Councilman Bob Kern said the town shouldn’t wait until the comprehensive plan is completed in spring of 2023 for certain traffic control measures on Sound Avenue to be implemented. He advocated for setting up cones for temporary left turn lanes on Sound Avenue and said Riverhead needs to work with Southold now to limit traffic congestion.

Councilman Ken Rothwell said he has concerns about widening the road on Sound Avenue because it may draw more people to use the road because there are fewer potential traffic backups than on other roads. He pointed at the construction of four lanes on County Road 39 in Southampton as an example of what Sound Avenue might become if it is expanded.

“How do you decide that if you make these maneuvers and all this financial investment and you do these turning lanes and mark it up, that you’re just not opening it up to invite future traffic,” Rothwell said. 

“I’m afraid of contractors that are working in Southampton that have got to get to 105 will use that corridor now from Miller Place and everything else coming through, and picking it up in Wading River all the way down that way and it will just be a secondary main route,” Rothwell said.

DiBiase said the transfer of traffic from parallel roads would not be the same with a center turning as it would if the town were to double the lanes, since the center lane would only there to keep traffic flowing.

LKMA last week also recommended prohibiting parking along the length of Sound Avenue, which also met with resistance and was walked back in their presentation to the town board Thursday to “where appropriate.”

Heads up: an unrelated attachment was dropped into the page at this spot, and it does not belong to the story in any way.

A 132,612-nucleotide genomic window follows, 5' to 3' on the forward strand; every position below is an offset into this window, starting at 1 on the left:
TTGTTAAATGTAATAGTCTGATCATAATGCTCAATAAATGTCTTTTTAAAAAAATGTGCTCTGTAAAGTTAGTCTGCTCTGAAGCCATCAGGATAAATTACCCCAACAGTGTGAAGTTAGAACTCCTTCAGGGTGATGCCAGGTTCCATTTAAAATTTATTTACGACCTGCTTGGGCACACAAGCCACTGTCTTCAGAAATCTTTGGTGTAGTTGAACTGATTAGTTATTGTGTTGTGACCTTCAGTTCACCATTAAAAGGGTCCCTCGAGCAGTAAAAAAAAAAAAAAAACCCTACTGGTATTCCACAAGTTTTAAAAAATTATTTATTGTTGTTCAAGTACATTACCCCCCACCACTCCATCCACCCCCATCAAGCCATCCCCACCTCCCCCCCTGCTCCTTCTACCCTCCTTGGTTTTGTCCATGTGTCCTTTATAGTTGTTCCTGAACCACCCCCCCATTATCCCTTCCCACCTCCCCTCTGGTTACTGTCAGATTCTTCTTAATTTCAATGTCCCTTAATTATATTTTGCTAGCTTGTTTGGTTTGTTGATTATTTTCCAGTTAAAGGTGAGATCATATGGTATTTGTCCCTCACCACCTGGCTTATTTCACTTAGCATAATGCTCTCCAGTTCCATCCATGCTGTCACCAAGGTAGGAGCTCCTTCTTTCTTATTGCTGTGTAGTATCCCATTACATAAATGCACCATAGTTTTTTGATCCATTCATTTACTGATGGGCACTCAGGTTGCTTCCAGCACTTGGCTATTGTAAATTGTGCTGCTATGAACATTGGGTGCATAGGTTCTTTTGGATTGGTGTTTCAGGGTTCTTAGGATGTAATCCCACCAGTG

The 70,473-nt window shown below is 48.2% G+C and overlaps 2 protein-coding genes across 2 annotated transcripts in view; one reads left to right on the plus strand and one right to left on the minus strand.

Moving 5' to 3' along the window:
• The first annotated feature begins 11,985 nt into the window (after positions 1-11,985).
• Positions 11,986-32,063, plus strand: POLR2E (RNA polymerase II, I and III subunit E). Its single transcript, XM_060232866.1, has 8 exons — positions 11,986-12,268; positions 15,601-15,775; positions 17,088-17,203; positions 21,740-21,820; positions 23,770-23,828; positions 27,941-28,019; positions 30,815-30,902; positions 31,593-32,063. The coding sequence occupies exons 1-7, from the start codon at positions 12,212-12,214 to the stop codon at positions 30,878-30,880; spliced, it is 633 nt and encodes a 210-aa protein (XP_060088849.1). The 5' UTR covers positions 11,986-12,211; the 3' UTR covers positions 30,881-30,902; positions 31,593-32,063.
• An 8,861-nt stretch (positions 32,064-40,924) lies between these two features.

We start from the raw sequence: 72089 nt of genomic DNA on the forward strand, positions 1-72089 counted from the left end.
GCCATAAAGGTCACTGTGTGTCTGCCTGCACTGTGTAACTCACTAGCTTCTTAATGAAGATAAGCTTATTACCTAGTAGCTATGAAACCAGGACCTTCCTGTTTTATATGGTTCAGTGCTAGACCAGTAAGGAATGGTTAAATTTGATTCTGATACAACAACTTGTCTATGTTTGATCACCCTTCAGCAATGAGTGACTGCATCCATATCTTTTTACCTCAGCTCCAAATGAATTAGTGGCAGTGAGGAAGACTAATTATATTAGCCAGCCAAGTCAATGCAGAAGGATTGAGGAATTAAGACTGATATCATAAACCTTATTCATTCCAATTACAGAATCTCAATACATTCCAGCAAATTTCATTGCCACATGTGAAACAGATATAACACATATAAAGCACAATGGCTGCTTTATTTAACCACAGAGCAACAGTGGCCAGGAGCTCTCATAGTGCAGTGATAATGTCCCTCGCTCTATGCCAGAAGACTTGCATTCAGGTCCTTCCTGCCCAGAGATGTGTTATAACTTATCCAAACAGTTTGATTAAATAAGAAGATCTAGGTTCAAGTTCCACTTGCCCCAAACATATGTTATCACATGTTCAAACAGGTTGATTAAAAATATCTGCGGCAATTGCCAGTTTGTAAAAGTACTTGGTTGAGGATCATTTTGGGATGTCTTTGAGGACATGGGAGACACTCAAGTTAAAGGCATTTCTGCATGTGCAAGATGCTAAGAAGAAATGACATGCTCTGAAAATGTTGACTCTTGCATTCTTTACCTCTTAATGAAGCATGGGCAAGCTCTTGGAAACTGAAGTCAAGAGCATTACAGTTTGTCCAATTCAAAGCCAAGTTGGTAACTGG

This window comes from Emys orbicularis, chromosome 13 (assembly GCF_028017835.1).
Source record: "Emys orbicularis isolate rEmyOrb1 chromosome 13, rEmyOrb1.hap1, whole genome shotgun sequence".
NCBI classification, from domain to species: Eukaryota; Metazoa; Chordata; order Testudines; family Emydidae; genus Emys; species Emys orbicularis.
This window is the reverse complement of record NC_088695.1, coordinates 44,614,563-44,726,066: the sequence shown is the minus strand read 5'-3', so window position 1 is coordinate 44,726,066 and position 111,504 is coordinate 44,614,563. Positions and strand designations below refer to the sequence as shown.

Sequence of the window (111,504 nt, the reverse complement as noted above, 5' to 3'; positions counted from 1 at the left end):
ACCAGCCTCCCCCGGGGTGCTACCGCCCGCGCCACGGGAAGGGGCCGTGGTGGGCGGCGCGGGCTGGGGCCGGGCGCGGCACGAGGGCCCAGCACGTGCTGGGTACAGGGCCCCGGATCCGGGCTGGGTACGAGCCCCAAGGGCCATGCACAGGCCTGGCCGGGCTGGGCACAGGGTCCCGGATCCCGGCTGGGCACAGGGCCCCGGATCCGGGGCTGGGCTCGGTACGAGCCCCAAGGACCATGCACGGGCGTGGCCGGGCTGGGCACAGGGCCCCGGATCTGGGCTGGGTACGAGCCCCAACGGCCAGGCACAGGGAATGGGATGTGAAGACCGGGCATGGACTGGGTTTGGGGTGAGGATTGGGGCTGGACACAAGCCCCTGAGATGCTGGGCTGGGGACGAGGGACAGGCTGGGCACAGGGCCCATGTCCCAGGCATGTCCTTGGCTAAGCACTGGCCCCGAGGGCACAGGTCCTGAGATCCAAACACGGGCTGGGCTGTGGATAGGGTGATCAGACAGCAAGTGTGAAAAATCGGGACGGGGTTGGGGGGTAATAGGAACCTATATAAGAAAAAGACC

Hubbard, the town board liaison to the CAC, opposed the parking ban along the length of the road, because not many cars park on the side of the road, he said, and “aesthetically, having no parking signs up that entire length is horrible,” he said. He said the town should narrow it down to specific areas on the road where parking creates problems.

Murphree said the town already has certain areas on Sound Avenue — particularly east and west of Osborn Avenue, where parking is prohibited.

Another recommendation — one which also met with little enthusiasm among board members— was to decrease the speed limit on Sound Avenue. 

“I’m a little bit concerned, because off-season, 45 [mph]seems to work really well. During the season, the speed limit finds its own limit, which is usually about five miles an hour,” Kern said. “Trying to reduce that offseason makes little sense.”

Rothwell said that if the town reduces the speed on the road, drivers may be more inclined to pass other cars moving slower, potentially resulting in more head-on collisions.

The board was split on whether they favored constructing bike lanes on Sound Avenue.

Councilman Frank Beyrodt said he liked the idea of dedicated bike lanes on Sound Avenue. “As it stands right now, bicycles on Sound Avenue is a bloody nightmare. We have some signage that says single file please, but I think with the widening and dedicated five foot bike section or bike path, I think that would really help with competing with cars and bikes,” he said.

Rothwell, on the other hand, said he is not a proponent of bike lanes on Sound Avenue. “Because of the rural character, you have tractors still crossing the road, pulling in and out, and you have large amounts of gravel and dirt that continuously come out on that road, which I think is very dangerous for a bike,” he said.

DiBiase’s presentation also discussed draft recommendations for other roads in the town, however, the board’s discussions on topics other than Sound Avenue were very brief.

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Alek Lewis is a lifelong Riverhead resident and a 2021 graduate of Stony Brook University’s School of Communication and Journalism. Previously, he served as news editor of Stony Brook’s student newspaper, The Statesman, and was a member of the campus’s chapter of the Society of Professional Journalists. Email: